Concert Reviews

On July 4, Rubedo Raised the Standard for Putting on a Show

Rubedo means the fourth and final stage of alchemy. It signals alchemical success, creation of the philosopher’s stone or gold or both, even. As a band name, it’s a pretty bold one. And while Denver group Rubedo did not create literal gold with notes and melodies on stage at the Bluebird over the weekend, the band more than lived up to its name.

Rubedo is made up of three musicians who couldn’t be more different. Gregg Ziemba is a hurricane on the drums, and he sat, shirtless, pounding his snare like he wanted to punch a hole through it. He would be right at home in a punk band or a pop punk band that stands a chance of containing his seemingly infinite energy. Lead singer Kyle Grey, sweat dripping from his unruly hair, writhed as he twisted knobs on his synth, spouting lyrics about how love is the answer. At other times, he played the ukelele like his true dream is to start a ukelele-only band. Guitarist Alex Raymond spent most of the set with his mouth agape in a silent scream as he jumped and twisted, creating more sound then seems possible with a single guitar.

The three disparate elements combined create some kind of completely novel psych rock. At moments catchy and fun, at others mysterious, dark, almost consumed by cacophony. It’s unlike anything you could hear from a local band on Saturday night, but Rubedo aren’t like any other local band.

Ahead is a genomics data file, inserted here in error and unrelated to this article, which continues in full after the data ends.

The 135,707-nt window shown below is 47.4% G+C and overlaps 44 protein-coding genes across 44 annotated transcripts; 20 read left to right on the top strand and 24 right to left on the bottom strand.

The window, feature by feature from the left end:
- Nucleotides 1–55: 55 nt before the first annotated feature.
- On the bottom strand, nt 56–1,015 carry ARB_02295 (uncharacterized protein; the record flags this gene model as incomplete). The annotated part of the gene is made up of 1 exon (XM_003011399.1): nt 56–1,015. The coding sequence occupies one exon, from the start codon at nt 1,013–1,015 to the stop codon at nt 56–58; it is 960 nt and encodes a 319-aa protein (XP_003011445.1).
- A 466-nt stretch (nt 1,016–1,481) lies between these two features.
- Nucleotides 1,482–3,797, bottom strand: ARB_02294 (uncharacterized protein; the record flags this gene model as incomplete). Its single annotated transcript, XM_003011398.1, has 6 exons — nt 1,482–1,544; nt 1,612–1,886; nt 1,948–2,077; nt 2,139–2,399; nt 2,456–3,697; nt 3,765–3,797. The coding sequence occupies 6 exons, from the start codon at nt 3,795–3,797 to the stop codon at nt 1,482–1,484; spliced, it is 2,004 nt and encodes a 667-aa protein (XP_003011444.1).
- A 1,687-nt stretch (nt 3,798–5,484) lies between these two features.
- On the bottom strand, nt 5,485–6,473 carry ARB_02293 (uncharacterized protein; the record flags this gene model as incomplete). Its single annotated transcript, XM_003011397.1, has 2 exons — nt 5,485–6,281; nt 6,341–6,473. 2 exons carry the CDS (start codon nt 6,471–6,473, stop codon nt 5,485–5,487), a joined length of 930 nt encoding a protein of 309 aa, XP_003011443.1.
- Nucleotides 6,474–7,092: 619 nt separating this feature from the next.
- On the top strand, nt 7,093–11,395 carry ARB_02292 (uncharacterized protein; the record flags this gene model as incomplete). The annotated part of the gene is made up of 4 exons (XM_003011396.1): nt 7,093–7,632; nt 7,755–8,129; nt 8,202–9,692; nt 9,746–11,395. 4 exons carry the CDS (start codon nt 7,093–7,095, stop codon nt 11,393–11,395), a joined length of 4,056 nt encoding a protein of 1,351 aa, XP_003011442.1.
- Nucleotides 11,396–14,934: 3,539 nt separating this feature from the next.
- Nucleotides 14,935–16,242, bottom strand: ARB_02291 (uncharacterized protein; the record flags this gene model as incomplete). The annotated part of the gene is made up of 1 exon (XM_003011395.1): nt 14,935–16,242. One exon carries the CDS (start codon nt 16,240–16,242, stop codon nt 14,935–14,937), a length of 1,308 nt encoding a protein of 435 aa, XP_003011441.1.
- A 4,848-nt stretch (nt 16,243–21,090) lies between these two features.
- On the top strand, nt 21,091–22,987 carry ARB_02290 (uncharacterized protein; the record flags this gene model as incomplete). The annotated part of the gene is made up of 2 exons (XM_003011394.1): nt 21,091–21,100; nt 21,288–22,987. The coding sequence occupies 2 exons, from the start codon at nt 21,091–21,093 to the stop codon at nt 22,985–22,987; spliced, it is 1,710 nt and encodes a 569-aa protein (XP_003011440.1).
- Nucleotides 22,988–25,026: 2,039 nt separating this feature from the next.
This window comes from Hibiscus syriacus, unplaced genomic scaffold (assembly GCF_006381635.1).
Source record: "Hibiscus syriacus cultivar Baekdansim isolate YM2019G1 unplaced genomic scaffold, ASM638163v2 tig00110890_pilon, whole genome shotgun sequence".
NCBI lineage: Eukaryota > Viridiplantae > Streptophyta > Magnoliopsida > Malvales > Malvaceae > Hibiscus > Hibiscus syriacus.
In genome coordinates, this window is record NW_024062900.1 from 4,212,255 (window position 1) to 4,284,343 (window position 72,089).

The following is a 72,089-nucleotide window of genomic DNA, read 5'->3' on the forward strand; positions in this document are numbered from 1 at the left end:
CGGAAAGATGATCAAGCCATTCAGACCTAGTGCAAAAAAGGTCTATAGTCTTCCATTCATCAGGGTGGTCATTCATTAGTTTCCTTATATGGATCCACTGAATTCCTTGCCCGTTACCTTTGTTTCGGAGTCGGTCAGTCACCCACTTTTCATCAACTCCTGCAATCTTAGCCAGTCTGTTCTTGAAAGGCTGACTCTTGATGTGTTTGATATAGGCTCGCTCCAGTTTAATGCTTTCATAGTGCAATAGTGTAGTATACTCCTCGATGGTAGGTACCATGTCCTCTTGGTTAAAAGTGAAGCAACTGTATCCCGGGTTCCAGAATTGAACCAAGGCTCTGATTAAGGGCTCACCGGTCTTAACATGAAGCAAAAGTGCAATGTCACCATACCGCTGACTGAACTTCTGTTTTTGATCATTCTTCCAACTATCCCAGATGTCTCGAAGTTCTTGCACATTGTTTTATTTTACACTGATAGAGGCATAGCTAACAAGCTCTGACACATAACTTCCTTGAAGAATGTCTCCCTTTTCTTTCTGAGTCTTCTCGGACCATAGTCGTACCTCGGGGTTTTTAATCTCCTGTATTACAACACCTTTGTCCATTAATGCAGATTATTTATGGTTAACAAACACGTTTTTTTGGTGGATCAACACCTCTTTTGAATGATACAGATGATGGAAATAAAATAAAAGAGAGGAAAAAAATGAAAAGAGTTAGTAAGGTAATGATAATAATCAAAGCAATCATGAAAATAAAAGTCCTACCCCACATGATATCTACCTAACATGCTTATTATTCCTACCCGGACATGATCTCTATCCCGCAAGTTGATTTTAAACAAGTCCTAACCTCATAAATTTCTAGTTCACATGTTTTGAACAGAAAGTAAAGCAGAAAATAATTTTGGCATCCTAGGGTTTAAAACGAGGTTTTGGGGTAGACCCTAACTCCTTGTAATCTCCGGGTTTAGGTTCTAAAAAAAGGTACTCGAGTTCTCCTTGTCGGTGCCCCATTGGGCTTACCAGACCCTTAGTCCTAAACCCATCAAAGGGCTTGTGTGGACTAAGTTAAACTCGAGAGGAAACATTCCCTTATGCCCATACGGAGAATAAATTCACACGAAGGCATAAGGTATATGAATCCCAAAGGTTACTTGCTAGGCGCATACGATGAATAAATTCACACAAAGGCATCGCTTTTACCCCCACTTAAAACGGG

For starters, Rubedo decided to throw a show on July 4, a day most patriotic revelers are either drinking and watching fireworks or asleep from a long day of drinking and fireworks and hot dogs. The band promoted the show months in advance, even holding a line party to get friends and fans to buy tickets long before they had considered their July 4 plans.

To open the show, Rubedo tapped unforgettable punk band Future Single Mom. Then it hired Man Mantis to create a custom video to play behind the band and engineered a brilliant light set up, which feature flashbulbs bursting in time from behind two giant screens and all along Ziemba’s drum kit. This show was laden with audacious moves and ingenious planning, and somehow, maybe because this band actually contains a bit of alchemy within, it all came together perfectly.

Towards the end of the show, as Raymond played a continuous psychedelic melody, Kayln Heffernan from Wheelchair Sports Camp was brought out from the back to the stage pharaoh style — on a red chair on a red board carried by two shirtless dudes. She and the band then busted into a cover of “Bitch Better Have My Money.” It was the kind of idea only Rubedo would think of, and the kind only Rubedo could have pulled off. 
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Isa Jones is an editor in Jackson Hole; her writing has appeared all over the Internet and occasionally in print.
Contact: Isa Jones

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